Ten things for 2020

Stress testing, business continuity and scenario planning are high on the agenda for governance teams as the threat of coronavirus looms, and registered providers are responding to the outbreak by cancelling meetings, enabling as much remote work as possible, and establishing clear reporting lines and dedicated virus leads.

It is easy to become absorbed by the immediate challenges, so we’ve asked what else should be top of your list to be thinking about going into 2020/21. Here are ten suggestions to keep on your governance radar.

  1. The big story for the next ten years will be the de-carbonisation agenda. Whilst the most immediate and visible impact on organisations will come in the realms of development and asset management’s retro-fitting programme, the implications for governance are no less profound. New development costs more, asset investment increases and, unless significant funding comes from government, huge stress is placed upon margins and covenants. Boards will be looking closely at their skills profiles and management of risks associated with implementing new and emerging technologies against the clock.
  2. Is there any issue within the sector to which a response of more supply is not a very good first answer? Despite the challenges of funding, government investment, de-carbonisation, and asset investment, boards are still going to have to manage the drive to increase supply whilst managing the associated risks and costs.
  3. Having said that, the quality of those homes has never been more important and higher on the agenda than since the early days of social housing. It has been a chastening experience to understand that our homes have to be safe first and foremost, and bringing the lessons learnt into the future operations of boards in their scrutiny and oversight roles will undoubtedly be a key feature of governance practice to come.
  4. For almost everything we do, we can do it better, faster or cheaper if we work in partnership with other organisations. Certainly, our approach to developing new approaches to governance is to encompass some neglected corners. Whilst the sector has over £1 billion invested in joint ventures, we have found it unusual for the governance of such arrangements to fall within the scope of a standard governance review.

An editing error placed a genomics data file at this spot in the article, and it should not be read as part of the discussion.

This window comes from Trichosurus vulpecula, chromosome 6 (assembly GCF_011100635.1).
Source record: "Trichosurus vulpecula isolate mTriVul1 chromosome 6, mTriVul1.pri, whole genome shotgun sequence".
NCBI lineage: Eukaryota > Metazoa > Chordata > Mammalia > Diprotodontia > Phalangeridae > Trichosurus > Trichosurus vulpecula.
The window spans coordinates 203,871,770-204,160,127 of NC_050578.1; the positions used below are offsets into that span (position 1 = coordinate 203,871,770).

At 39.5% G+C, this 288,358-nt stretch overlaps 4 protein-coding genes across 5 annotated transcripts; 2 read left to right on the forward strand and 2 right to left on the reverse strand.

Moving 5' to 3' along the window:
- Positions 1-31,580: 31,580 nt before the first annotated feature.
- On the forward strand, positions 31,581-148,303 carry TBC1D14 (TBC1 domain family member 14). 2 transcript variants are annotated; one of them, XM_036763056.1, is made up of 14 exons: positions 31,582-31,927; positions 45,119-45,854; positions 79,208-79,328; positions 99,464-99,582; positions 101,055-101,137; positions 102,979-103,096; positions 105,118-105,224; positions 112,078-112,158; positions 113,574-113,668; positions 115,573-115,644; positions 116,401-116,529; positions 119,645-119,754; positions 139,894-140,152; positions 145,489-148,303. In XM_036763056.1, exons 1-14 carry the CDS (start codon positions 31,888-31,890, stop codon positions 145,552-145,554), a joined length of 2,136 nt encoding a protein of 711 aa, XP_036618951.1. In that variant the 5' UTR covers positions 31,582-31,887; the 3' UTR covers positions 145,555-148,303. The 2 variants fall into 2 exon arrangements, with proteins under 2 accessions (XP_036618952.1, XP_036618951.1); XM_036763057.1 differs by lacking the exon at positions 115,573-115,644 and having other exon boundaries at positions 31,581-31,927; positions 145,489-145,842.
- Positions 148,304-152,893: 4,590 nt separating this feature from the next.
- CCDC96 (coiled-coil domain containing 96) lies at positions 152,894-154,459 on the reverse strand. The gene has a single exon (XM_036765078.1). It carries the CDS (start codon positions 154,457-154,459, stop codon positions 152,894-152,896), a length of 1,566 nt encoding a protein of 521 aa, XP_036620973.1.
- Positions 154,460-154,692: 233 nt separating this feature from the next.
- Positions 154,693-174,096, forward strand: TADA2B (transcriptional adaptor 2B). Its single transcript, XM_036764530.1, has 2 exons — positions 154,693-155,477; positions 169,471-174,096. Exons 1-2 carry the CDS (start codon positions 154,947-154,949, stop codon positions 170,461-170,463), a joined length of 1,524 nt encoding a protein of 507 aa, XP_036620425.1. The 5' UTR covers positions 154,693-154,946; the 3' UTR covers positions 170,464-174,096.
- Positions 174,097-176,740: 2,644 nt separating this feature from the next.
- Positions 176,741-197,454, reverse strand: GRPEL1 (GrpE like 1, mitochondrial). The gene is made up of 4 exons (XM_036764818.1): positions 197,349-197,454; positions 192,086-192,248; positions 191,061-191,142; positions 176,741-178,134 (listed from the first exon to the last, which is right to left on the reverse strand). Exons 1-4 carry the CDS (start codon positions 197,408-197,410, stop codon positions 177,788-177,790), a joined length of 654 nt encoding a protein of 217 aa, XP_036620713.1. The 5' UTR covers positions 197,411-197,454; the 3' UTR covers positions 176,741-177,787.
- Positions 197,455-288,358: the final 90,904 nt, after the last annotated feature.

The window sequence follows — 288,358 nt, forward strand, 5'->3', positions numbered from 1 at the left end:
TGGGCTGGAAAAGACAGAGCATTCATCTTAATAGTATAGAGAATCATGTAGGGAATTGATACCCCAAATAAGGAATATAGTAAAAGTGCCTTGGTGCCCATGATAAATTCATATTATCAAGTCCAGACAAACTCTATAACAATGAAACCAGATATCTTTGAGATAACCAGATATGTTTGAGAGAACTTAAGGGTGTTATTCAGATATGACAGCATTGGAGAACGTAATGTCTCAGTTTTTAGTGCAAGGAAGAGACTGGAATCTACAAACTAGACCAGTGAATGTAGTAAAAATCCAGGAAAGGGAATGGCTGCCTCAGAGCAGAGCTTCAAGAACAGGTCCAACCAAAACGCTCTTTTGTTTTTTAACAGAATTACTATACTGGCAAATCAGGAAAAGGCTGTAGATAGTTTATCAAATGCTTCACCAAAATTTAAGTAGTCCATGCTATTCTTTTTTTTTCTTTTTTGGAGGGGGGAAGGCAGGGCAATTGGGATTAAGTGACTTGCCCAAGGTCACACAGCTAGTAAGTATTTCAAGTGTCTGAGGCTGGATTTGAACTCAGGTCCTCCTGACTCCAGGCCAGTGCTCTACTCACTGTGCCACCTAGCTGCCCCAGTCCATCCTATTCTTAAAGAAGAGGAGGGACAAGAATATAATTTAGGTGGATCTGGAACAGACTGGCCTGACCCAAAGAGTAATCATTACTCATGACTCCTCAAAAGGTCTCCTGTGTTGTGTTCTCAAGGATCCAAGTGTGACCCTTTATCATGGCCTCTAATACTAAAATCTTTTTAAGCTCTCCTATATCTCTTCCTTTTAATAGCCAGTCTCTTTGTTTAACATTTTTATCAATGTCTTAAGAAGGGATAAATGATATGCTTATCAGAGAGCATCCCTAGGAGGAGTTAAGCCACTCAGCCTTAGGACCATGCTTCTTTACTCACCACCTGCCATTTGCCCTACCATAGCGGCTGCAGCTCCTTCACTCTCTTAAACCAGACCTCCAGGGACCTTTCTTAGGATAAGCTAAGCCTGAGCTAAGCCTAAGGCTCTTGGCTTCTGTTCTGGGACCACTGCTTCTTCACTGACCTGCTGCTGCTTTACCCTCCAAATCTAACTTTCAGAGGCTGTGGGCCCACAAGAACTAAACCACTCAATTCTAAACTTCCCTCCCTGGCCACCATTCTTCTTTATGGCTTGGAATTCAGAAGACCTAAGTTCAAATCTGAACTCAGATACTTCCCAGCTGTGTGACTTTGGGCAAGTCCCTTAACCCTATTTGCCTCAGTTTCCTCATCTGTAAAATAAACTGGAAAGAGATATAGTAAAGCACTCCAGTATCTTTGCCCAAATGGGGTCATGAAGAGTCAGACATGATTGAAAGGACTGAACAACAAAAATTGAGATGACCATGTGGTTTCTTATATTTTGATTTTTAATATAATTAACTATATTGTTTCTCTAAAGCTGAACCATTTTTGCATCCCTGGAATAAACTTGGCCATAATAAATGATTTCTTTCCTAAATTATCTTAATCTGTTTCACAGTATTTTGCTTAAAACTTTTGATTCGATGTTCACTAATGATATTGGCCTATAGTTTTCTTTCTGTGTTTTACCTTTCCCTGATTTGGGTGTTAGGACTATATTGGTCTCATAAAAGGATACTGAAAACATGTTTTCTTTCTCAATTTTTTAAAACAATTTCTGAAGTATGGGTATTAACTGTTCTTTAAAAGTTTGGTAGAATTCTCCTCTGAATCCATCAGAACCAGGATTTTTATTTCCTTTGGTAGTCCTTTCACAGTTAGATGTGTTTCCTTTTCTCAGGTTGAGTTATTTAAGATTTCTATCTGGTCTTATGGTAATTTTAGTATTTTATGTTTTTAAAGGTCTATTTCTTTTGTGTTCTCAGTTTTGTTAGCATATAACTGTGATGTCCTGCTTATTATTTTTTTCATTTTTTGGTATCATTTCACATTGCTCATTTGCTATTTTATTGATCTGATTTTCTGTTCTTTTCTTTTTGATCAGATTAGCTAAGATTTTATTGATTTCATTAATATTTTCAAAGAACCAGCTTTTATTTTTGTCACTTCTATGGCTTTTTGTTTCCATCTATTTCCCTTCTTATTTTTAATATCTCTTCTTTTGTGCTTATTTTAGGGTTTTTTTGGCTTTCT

5. As the NHF is consulting on a new code of governance for the sector, we might be minded to state that, simply, diverse boards are better boards. The evidence for the assertion is so overwhelming that it would seem to be logical that if your board doesn’t reflect the diversity it should, then the new code should have the ‘comply or explain’ principle engaged. The Leadership 2025 initiative that we have been active participants in has been so successful and well-received that it might be useful to see something like it reflected in the governance space?
  6. Culture, and board-room behaviours are increasingly important in understanding excellence in governance. This has been reflected in the latest versions of the Corporate Code, the Charity Code and the Welsh Code and we would expect to see enhanced reference to the subject in the new NHF Code due later this year. How boards understand their own culture and take active steps to manage it will be one of the interesting areas to watch.
  7. How will one of the main areas of the Green Paper: engagement and accountability, evolve? It is close to the heart of the sector and few would argue against the principles, but the application of them may become the subject of debate. We look forward to contributing to discussions at board on what accountability looks like from the tenants’ perspective.
  8. The increasingly assertive tone of the regulator to try and ensure that associations don’t wait to be told to do the right thing is noteworthy. The policy vacuum is as a consequence rather than a cause of uncertainty, but nonetheless, as a sector, we know what we’re about and, typically we know how to do it well; so let’s do just that.
  9. Value for money continues to be prominent. A memorable phrase from last year (in the context of IDAs) was: “to hear a good story, well told”. Working with organisations on VfM, we’ve found there is always a good story to be told but, on occasion, telling it well has been a challenge. We look forward to the dialogue at board about what tenants would like to see on VfM, rather than the regulator.
  10. Last is something so fundamental that it impacts all the above: data. It is the lifeblood of digitally engaged organisations but too often assumed that it is always correct, complete and consistent. And it is not only GDPR at stake. Knowing how many serviceable gas appliances and where they are is important too, and the use of (accurate) predictive analytics to engender some wisdom into the billions that will be spent on new development and asset management programmes will move well past the ‘nice to have’ phase. Which brings us back to the skills question – who on your board would look to be your champion for data governance?

May you live in interesting times…